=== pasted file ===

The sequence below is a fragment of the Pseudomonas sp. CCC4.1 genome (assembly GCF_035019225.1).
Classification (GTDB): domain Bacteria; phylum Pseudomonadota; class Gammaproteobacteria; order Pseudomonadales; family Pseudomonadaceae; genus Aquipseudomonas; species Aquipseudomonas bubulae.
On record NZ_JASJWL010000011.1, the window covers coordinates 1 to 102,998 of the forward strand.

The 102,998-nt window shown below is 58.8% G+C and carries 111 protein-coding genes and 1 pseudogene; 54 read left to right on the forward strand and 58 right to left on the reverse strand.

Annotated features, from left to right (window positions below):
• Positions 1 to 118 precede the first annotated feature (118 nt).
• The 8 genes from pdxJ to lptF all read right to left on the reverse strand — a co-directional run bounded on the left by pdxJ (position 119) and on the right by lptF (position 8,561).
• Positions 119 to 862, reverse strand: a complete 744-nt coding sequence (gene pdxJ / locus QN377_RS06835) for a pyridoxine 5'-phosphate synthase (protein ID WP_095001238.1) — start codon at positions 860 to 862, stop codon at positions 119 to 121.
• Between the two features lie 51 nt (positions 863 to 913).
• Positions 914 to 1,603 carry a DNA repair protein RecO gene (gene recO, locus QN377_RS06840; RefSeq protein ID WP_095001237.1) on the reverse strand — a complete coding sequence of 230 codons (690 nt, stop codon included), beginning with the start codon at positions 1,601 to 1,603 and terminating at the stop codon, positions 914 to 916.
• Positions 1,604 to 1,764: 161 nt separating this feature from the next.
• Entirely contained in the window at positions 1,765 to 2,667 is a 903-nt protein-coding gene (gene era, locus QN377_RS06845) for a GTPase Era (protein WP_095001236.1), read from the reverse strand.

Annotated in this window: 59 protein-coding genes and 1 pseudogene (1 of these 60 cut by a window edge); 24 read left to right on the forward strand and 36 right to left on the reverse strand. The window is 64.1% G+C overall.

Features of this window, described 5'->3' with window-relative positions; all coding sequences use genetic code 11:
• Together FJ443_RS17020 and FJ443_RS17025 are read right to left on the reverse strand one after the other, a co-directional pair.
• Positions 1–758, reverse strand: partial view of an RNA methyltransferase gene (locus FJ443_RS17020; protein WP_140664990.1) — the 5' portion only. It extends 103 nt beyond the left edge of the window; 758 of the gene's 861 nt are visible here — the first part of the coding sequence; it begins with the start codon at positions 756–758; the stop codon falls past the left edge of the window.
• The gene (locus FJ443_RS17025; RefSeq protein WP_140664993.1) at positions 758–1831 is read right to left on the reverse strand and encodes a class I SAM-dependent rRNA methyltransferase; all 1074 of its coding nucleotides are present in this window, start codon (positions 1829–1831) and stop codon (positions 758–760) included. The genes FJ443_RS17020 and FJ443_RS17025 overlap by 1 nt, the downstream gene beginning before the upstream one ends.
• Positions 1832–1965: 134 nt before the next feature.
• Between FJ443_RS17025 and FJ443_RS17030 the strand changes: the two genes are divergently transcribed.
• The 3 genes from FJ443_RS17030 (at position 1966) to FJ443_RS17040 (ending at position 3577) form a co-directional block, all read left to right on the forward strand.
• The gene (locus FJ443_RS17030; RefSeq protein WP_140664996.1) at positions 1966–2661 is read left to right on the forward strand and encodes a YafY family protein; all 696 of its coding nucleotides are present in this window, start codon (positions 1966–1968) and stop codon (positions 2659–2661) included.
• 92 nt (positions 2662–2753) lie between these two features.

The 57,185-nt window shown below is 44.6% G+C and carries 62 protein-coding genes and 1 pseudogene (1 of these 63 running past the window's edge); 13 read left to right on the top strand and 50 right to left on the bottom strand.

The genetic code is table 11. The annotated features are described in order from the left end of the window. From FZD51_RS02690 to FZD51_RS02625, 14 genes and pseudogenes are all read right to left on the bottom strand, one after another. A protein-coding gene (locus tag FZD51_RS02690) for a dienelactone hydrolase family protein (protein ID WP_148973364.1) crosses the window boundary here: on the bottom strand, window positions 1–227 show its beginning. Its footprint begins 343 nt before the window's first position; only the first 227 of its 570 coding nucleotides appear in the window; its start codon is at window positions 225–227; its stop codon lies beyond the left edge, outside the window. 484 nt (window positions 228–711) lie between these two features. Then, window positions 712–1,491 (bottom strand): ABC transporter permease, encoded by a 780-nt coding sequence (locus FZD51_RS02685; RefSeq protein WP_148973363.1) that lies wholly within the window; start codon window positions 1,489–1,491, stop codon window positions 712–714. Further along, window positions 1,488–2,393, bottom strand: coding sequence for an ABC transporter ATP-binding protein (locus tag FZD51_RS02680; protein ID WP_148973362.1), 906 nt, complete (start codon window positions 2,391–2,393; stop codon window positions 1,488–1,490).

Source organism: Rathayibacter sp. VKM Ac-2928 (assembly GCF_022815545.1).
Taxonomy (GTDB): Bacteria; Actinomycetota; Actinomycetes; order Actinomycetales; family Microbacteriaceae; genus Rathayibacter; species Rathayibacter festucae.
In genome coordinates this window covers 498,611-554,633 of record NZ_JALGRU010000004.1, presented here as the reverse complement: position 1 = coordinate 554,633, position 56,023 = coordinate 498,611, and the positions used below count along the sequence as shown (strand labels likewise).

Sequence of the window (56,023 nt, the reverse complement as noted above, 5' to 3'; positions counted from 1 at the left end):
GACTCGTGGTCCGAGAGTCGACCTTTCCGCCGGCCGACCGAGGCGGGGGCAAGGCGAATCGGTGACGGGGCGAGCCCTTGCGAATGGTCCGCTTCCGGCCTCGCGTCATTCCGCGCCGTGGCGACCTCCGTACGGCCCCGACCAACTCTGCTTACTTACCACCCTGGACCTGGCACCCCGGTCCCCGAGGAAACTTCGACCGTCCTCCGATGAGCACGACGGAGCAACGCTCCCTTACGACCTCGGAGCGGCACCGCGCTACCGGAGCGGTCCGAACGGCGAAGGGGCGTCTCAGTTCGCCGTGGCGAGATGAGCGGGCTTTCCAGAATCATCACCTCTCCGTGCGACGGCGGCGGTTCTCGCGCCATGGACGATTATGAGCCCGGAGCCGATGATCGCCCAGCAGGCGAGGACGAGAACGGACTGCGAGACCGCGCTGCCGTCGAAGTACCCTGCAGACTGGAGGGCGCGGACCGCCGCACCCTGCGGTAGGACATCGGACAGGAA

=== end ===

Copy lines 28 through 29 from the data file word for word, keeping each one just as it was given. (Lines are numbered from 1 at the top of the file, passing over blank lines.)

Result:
Sequence of the window (56,023 nt, the reverse complement as noted above, 5' to 3'; positions counted from 1 at the left end):
GACTCGTGGTCCGAGAGTCGACCTTTCCGCCGGCCGACCGAGGCGGGGGCAAGGCGAATCGGTGACGGGGCGAGCCCTTGCGAATGGTCCGCTTCCGGCCTCGCGTCATTCCGCGCCGTGGCGACCTCCGTACGGCCCCGACCAACTCTGCTTACTTACCACCCTGGACCTGGCACCCCGGTCCCCGAGGAAACTTCGACCGTCCTCCGATGAGCACGACGGAGCAACGCTCCCTTACGACCTCGGAGCGGCACCGCGCTACCGGAGCGGTCCGAACGGCGAAGGGGCGTCTCAGTTCGCCGTGGCGAGATGAGCGGGCTTTCCAGAATCATCACCTCTCCGTGCGACGGCGGCGGTTCTCGCGCCATGGACGATTATGAGCCCGGAGCCGATGATCGCCCAGCAGGCGAGGACGAGAACGGACTGCGAGACCGCGCTGCCGTCGAAGTACCCTGCAGACTGGAGGGCGCGGACCGCCGCACCCTGCGGTAGGACATCGGACAGGAA